Gloomy outlook as rising costs delay schemes, while office sector is best performer

The value of construction project starts is 21% lower than a year ago, according to Glenigan.

Underlying work commencing on-site during the three months to April was significantly down, seasonally adjusted, on the same period last year, according to the information provider, and fell 1% against the preceding three months.

Glenigan’s May Construction Index paints a gloomy picture, with soaring labour and material costs leading to unease among investors, delaying project starts across the UK.

The amount of residential work starting in the first month of Q2 was 28% down on the previous year, despite experiencing a minor improvement against the previous quarter, up 9%.


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The traditional spring uptick in project starts has not materialised

Social housing construction starts fell 13% against the last quarter, while private housing starts showed signs of revival with 18% growth compared with Q1.

Office projects experienced the greatest growth, increasing by 50% against the previous three months to stand 19% up on a year ago, but it was the only area to experience growth against both periods.

Hotel and leisure project starts experienced a value increase of 10% against the previous year, suggesting the sector is starting to recover from the pandemic – this despite a 30% decline on the strong burst of activity seen in Q1 of this year.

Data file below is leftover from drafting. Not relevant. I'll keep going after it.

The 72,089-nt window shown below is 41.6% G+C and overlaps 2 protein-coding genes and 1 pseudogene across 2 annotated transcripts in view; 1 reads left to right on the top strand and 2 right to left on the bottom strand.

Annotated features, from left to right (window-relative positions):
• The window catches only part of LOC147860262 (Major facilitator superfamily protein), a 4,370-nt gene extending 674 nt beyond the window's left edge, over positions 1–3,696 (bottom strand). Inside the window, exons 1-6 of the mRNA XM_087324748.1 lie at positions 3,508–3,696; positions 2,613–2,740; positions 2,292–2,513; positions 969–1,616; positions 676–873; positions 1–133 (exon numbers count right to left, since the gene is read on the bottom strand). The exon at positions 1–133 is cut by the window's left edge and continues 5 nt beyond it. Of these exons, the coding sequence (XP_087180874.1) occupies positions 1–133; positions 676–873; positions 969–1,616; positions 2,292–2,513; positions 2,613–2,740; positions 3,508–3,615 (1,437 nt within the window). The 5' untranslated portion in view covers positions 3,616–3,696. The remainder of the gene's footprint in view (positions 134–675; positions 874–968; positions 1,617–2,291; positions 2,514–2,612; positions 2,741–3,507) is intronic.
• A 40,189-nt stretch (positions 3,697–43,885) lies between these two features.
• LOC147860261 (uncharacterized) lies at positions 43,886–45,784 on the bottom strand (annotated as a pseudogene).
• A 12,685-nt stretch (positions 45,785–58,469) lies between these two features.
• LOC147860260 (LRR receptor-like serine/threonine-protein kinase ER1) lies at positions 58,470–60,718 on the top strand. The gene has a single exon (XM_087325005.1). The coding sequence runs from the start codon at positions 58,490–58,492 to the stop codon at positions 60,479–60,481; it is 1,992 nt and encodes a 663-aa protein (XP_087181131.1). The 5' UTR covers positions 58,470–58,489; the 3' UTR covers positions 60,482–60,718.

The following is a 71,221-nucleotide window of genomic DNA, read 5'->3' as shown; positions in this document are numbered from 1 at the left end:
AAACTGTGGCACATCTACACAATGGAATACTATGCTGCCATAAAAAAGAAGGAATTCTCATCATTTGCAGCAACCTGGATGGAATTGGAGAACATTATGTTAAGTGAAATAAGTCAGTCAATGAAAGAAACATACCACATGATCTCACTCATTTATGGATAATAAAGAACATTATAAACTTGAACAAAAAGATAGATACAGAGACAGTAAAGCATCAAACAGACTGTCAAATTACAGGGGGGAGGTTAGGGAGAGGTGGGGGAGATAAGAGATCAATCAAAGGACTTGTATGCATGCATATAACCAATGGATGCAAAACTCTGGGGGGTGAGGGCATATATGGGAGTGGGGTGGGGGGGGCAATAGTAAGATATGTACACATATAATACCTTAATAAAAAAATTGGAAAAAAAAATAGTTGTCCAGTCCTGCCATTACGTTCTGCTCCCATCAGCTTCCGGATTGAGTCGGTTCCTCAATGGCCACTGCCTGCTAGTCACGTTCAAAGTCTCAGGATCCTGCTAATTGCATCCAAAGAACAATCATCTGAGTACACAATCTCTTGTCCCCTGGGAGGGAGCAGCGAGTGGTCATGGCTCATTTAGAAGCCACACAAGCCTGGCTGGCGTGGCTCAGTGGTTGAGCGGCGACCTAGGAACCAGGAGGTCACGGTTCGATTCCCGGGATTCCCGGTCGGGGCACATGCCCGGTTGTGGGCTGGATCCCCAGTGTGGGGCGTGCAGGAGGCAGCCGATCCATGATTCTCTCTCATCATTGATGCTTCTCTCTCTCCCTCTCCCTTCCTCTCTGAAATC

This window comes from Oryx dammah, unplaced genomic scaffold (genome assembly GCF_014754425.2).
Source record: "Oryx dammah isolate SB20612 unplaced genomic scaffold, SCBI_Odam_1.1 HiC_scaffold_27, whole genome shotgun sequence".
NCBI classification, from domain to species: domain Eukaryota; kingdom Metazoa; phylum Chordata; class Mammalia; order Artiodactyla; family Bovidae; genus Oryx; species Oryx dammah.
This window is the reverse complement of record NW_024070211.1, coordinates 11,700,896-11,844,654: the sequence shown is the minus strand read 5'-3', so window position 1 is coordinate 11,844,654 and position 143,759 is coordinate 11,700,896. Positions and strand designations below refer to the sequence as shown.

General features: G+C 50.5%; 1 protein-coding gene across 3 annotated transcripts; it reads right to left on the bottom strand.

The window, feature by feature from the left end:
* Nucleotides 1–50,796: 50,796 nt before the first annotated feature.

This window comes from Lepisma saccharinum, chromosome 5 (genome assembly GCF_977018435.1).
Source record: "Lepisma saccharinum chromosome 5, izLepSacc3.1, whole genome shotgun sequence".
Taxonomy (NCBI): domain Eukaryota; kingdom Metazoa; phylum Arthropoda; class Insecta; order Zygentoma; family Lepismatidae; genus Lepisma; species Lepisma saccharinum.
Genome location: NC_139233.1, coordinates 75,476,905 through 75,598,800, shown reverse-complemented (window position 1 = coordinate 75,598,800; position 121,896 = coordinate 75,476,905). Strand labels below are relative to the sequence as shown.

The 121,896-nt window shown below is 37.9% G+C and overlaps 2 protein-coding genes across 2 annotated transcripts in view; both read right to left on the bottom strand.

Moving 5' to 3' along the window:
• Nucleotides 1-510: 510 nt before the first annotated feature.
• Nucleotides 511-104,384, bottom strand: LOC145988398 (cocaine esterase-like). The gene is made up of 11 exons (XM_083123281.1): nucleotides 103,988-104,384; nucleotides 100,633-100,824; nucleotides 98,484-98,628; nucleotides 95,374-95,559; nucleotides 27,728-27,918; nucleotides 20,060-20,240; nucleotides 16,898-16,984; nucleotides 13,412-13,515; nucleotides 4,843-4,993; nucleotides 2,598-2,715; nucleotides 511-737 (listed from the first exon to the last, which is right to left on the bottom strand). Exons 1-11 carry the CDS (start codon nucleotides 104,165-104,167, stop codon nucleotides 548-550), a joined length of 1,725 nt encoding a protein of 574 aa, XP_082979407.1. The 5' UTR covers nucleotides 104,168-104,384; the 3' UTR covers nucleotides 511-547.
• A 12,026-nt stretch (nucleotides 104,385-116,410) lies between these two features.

Retail construction starts were 4% down on the year before, but 13% up on the previous three months, while industrial starts fell on both counts, by 24% and 17%, respectively.

Infrastructure starts continued their steady decline, down 4% compared with the last quarter to stand 27% lower than a year ago.

Civil works were down 28% on last year, driven by poor performance in utilities.

Health, education, community and amenity construction-starts were also down against both the previous quarter and the previous year.

On a regional level, the North-east continued to be the UK’s strongest performing region, with a 44% increase in project-starts value against the previous quarter, 3% up on the same period last year.

Northern Ireland was the only other region to experience growth on the previous three months (+7) and year (34%).

The West Midlands rebounded from poor Q1, growing by nearly a third against the preceding quarter despite a 9% value decrease on the year before.

The East Midlands saw 1% growth on Q1, while in the North-west the value of project starts fell 18% against the previous three months and by a fifth compared with the same time last year.


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Work starting on-site in the South West (-41%), Yorkshire & the Humber (-39%) and Scotland (-30%) all remained distinctly behind statistics from the previous year.

Glenigan’s senior economist Rhys Gadsby said the traditional spring uptick had not materialised, with the UK continuing to feel the ramifications of the pandemic and the conflict in Ukraine.

“Despite a general reluctance to move consumer sector projects to site, there is evidence of bounce back in the residential sector, with private housing showing signs of improvement,” he said.

“Although external factors have continued to frustrate the industry, construction has consistently invented creative solutions to its problems, and I am confident that the UK will continue to forge a path through these global crises.”